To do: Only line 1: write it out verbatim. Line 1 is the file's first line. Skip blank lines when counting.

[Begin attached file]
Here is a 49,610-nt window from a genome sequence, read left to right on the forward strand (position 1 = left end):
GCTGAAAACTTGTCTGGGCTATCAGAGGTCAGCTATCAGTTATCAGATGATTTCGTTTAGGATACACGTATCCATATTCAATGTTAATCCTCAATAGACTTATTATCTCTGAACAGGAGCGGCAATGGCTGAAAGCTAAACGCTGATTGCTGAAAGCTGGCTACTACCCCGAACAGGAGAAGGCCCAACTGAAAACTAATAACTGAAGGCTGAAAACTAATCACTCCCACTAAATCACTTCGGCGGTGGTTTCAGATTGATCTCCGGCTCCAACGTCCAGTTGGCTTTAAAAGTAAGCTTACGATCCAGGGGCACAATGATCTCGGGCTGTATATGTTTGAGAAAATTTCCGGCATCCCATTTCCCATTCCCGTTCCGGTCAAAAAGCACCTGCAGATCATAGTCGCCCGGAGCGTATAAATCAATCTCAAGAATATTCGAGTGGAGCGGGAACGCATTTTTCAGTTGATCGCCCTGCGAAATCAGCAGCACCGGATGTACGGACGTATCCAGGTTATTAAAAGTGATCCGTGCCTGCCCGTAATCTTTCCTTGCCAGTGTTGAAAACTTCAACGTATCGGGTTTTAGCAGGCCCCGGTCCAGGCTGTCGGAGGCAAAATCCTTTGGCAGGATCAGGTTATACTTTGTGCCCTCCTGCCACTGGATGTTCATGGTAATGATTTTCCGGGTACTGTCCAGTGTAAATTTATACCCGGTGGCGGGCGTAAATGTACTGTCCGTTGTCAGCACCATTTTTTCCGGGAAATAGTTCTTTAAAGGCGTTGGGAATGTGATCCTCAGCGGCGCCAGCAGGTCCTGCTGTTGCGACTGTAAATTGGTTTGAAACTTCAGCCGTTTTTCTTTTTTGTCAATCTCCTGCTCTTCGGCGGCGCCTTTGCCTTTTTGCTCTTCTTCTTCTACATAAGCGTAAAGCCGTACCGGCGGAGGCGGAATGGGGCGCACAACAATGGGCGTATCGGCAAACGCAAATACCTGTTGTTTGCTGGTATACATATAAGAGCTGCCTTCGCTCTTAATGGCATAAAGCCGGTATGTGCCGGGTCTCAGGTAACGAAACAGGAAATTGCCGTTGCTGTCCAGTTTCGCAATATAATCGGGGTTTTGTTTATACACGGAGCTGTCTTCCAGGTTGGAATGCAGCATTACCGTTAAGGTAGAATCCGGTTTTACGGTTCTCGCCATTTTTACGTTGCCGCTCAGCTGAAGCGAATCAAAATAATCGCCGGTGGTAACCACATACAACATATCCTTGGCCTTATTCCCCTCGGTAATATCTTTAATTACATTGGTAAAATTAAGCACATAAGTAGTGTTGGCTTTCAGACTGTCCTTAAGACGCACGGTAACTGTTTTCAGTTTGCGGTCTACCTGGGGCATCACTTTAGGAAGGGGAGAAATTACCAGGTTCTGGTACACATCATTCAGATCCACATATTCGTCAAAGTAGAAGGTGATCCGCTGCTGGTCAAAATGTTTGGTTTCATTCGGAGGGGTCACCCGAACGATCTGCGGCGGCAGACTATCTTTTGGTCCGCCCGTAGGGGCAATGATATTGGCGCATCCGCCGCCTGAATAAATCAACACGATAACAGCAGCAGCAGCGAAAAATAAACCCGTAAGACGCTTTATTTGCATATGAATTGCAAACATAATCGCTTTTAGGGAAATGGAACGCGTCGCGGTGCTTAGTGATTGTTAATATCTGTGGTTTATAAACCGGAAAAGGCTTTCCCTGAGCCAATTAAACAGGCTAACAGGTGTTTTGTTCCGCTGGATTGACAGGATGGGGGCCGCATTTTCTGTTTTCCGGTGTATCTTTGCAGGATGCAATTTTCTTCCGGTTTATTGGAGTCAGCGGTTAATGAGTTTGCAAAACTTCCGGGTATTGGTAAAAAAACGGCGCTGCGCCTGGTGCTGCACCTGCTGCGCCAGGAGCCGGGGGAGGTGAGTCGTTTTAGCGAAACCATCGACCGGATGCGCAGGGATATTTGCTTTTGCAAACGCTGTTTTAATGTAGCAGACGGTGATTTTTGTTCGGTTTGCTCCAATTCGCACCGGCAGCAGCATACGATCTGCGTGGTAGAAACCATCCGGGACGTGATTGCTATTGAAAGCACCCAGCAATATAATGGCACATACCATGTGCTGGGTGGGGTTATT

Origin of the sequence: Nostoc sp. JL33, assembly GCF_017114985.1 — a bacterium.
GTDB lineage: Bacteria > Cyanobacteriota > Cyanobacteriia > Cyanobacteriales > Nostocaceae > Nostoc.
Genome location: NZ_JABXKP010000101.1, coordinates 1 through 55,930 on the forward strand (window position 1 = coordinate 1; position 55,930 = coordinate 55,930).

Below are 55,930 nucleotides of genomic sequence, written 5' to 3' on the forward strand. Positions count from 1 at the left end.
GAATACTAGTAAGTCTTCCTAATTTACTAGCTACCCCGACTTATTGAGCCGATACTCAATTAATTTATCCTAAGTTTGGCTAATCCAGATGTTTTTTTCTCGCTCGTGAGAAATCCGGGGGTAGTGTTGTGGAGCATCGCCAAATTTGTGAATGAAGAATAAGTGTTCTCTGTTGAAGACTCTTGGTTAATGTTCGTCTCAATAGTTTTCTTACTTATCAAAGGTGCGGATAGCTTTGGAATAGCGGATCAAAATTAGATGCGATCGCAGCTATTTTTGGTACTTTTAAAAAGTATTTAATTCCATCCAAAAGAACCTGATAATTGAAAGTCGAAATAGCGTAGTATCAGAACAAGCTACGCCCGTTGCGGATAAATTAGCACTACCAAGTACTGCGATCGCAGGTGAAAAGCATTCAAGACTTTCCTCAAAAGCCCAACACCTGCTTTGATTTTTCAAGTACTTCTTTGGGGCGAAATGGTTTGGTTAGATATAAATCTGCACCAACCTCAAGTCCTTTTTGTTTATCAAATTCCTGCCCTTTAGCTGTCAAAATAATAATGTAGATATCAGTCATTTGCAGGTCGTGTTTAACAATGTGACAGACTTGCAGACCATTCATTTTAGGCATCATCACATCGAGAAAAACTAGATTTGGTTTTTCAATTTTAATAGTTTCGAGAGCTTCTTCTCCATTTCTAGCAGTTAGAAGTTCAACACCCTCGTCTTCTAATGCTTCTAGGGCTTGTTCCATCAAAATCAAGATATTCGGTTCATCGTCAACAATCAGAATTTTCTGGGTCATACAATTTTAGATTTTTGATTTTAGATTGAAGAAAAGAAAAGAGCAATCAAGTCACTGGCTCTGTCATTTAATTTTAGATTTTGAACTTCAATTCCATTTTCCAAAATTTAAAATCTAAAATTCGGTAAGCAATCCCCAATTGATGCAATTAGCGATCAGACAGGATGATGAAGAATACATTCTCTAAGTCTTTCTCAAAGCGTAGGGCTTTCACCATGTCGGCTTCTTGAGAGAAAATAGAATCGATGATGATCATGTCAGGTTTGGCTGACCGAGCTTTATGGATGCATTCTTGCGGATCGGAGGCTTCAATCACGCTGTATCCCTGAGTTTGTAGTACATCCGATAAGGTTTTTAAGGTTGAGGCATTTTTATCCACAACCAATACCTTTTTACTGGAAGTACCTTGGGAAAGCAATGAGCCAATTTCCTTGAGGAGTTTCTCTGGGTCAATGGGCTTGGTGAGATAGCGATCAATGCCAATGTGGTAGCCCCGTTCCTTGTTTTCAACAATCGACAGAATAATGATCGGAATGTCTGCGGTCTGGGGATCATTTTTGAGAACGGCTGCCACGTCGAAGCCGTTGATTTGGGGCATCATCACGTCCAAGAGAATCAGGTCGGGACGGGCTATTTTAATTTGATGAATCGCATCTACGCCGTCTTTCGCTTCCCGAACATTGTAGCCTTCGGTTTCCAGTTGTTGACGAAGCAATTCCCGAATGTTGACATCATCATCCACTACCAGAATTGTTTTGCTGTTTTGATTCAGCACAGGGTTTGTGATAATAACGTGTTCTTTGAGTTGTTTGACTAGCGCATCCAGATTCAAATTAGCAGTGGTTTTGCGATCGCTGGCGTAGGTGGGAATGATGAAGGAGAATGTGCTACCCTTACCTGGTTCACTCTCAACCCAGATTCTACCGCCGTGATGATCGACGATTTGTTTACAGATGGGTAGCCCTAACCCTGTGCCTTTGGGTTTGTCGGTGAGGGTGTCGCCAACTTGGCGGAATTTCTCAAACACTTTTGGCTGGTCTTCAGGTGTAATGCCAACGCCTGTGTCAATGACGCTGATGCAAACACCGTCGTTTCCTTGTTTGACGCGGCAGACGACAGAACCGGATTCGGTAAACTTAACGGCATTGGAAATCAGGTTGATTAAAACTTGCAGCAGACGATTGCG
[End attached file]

Here is a 49,610-nt window from a genome sequence, read left to right on the forward strand (position 1 = left end):